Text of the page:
One exit -- even the biggest of the big ones, with all appropriate grace and sincerity -- changes so much yet so little. So, herewith eight foolproof assertions for this first full week of the general election:
1. Sen. Barack Obama's success will be directly proportionate to his ability to fuse the words "McCain" and "Bush" in the public consciousness.
2. Sen. John McCain's success will be directly proportionate to his ability to disqualify Obama for the presidency.
4. If one party or one candidate owns gas prices, that party will lose (more) seats in Congress, and that candidate will lose the election. (And might it be time to retire "Pelosi Premium" and try out a new bumper sticker?)
5. Obama's gaffes won't matter at all until they do (at which point they will all matter all at once).
6. McCain's inability to lift his supporters to a higher plane won't matter until it does (at which point it will be too late for him to do anything about it).
8. The Democratic Party will appear united and peaceful right up until there's the slightest whiff of an Obama snub of either Clinton, or vice versa. (Don't think that, in the wake of a great-for-business primary, it will take much for the national media to turn Obama-Clinton into Lakers-Celtics.)
Obama now has a small window to begin to define himself, for the first time without the disadvantage/advantage of having fellow Democrats helping/hurting his cause. This is his first clear shot at his own general-election messaging -- and he's doing it aggressively: O'Bomber, not Obambi.
It's a new battle plan for new battlegrounds: Coming out of Virginia last week, Obama plans to hit North Carolina, Missouri, Pennsylvania, Ohio, and Florida among other stops in his two-week "Change that Works for You" tour.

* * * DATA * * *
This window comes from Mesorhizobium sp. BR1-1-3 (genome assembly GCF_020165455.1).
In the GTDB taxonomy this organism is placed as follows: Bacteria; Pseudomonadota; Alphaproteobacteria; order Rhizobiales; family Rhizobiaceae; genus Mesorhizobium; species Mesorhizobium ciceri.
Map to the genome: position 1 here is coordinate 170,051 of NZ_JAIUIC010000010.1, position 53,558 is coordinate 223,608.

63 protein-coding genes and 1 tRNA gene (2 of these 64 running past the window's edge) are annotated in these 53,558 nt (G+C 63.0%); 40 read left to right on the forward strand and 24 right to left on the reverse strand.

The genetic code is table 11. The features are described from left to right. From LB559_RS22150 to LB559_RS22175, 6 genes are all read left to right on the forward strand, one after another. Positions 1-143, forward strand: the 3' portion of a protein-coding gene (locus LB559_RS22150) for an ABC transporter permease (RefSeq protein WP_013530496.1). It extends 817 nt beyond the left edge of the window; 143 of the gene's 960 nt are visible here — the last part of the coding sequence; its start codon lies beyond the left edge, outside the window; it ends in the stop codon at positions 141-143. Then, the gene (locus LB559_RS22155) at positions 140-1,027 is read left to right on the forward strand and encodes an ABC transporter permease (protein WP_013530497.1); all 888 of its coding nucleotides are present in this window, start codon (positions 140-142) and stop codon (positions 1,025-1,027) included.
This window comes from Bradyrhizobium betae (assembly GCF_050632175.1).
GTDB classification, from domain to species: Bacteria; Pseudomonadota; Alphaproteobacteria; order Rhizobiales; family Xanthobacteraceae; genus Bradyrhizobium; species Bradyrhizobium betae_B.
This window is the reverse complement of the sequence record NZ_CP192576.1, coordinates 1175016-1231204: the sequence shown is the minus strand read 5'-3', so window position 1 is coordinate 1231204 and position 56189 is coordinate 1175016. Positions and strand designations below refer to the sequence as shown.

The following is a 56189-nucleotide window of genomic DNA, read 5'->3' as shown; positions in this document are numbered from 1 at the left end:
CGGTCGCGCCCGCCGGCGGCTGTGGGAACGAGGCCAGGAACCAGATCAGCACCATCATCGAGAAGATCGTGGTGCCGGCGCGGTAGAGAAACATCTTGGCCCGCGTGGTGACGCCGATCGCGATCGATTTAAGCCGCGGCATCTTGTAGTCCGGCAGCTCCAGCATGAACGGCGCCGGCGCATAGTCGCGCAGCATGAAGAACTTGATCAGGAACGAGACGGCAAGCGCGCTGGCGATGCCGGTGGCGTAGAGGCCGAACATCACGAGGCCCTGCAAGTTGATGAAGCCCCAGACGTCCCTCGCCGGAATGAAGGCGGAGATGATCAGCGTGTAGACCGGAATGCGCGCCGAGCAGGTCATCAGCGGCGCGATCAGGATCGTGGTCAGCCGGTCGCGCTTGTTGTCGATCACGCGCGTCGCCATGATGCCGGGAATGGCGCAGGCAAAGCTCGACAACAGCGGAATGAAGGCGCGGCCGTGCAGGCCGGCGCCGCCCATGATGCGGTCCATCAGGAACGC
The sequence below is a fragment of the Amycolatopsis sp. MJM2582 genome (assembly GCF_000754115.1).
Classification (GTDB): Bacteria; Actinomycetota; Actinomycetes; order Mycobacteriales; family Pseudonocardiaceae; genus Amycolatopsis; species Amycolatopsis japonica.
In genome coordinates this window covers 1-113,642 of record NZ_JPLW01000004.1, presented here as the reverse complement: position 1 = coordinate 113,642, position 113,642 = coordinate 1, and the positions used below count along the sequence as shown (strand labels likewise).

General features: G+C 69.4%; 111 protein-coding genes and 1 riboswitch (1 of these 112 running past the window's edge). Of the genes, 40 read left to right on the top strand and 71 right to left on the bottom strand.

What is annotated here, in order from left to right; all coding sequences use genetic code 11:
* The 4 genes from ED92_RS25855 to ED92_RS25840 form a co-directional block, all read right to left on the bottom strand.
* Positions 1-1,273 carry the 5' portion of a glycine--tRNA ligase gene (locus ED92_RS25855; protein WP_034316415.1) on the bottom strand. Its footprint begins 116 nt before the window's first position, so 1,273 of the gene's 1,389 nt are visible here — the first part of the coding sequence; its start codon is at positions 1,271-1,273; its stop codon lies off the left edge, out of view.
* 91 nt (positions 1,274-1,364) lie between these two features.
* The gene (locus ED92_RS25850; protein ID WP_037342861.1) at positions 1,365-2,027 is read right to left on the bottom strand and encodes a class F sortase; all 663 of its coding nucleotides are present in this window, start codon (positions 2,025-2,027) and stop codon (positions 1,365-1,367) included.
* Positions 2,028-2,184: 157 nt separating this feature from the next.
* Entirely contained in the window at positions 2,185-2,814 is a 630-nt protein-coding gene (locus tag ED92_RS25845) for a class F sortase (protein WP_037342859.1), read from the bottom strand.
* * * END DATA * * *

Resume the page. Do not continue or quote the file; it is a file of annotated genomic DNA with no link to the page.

Per the Obama campaign: "At every stop, he'll discuss the clear choice between his candidacy and John McCain's when it comes to the economy. Because while the Bush-Cheney ticket won't be up for reelection, the Bush-Cheney policies will, as John McCain offers four more years of the same approach that has failed the American people."
At the lead-off event, at 11 am ET Monday in Raleigh, N.C., the presumptive Democratic nominee (let those words echo a bit) will lay out the election as "a choice between John McCain's plan to continue four more years of costly Bush economic policies that have widened inequality and left our children with a mountain of debt and Barack Obama's plan to provide relief to struggling homeowners, affordable health care and college for all, and a tax code that rewards work instead of wealth."
The pushback: The RNC is calling the tour "Change We Can't Afford," with a new Website, regular conference calls, and ready-for-quotation research documents. From the one out Friday morning: "As Obama Travels To North Carolina, How Will He Explain To Voters That He Supports Raising Taxes On Middle-Income Taxpayers And Small Businesses, And Hasn't Voted With Manufacturing Interests?"